4. What services would be offered?
Content could vary from coupons and catalogs to full-motion video and CD-quality audio-all without tedious delivery times. Some datacasters see their services complementing a cable modem, with the modem acting as a back-channel to allow for purchases of goods.
5. How would consumers get datacasting?
Datacasters would sell space to firms that could use it to allow consumers to download music, computer applications and other items quicker than through the conventional Internet. Special interactive receivers could be attached to television sets, or broadcast receiver cards could be inserted in personal computers. For example, iBlast expects future PCs to come with an antenna about the size of a desktop flag.
6. If broadcasters rake in cash from spectrum-pooling businesses like Geocast, iBlast and Broadcasters Digital Cooperative, will Congress rethink its decision to give the industry free spectrum?
Broadcasters still wince at the notion of getting "spectrum for free," but increasingly it looks like they did get an incredible deal. Early government estimates pegged the worth at $70 billion, while some broadcasters said it's a fraction of that amount-perhaps $5 billion.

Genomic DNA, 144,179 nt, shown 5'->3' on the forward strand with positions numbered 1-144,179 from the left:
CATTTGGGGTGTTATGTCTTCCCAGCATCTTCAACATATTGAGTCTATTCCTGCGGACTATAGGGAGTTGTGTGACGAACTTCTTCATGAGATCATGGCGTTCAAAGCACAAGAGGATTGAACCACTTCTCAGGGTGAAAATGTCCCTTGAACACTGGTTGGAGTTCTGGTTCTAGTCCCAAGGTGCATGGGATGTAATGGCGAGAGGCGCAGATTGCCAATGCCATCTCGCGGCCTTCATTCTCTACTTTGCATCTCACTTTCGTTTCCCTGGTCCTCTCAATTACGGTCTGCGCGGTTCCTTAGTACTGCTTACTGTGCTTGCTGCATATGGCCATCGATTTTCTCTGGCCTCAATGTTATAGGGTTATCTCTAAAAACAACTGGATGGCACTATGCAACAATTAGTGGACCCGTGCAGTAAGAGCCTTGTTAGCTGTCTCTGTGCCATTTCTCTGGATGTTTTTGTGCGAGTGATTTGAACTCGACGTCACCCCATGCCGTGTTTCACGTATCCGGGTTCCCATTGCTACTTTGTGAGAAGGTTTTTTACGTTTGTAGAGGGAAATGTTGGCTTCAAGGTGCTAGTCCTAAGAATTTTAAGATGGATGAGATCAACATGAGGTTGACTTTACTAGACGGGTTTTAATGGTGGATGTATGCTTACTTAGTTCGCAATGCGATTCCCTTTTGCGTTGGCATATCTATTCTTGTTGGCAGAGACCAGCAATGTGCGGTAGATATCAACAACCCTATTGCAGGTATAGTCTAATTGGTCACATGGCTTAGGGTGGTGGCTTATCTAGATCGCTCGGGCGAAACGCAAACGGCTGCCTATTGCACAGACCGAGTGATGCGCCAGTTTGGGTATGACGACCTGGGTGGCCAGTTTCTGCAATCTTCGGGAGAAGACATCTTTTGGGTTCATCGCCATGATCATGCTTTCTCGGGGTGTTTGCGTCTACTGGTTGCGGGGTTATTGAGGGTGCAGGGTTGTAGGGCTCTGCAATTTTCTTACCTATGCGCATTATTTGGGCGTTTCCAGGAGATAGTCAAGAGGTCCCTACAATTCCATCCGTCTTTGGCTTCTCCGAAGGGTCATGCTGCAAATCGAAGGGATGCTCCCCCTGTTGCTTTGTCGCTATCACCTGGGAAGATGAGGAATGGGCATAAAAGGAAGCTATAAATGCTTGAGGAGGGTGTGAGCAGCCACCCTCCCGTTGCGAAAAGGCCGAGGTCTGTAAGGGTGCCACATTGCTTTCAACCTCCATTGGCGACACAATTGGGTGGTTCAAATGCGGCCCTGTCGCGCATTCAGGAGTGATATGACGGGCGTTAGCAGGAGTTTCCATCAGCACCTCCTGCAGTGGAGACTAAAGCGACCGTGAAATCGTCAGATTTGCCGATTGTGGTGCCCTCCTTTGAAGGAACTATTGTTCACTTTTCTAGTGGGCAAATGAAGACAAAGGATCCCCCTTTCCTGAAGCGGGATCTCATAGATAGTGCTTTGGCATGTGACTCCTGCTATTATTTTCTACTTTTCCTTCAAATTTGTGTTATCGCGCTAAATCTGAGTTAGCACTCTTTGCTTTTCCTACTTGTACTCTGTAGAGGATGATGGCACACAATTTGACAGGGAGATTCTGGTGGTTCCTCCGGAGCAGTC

The real answer may come soon. The government will auction spectrum now used for analog TV channels 60-69 in June to new users, providing an indication of what spectrum is worth.
Even if bids are high enough to shock lawmakers, there is little chance the government will rewrite the terms for the transition. If spectrum leasing turns into a lucrative business, so much the better for the government's coffers: Uncle Sam gets 5%.
7. Will broadcasters face increased public interest obligations for their digital businesses?
Not if they can help it. NAB and other industry groups are fighting hard against any new duties, especially any that might reduce the profits from all that free spectrum. "To burden new services with children's programming, political broadcasting and other far-ranging requirements would inhibit their introduction and development and is patently contrary to the public interest," says Richard Zaragoza, counsel for the State Broadcasters Association.
Under congressional order, the FCC is examining whether digital broadcasters that offer multiple channels and ancillary services should face increased obligations than they now face for analog operations. The review has rekindled debates over imposing free airtime for political candidates and setting specific quotas for local and public affairs programming, but lawmakers would likely balk at efforts to impose new rules in those areas.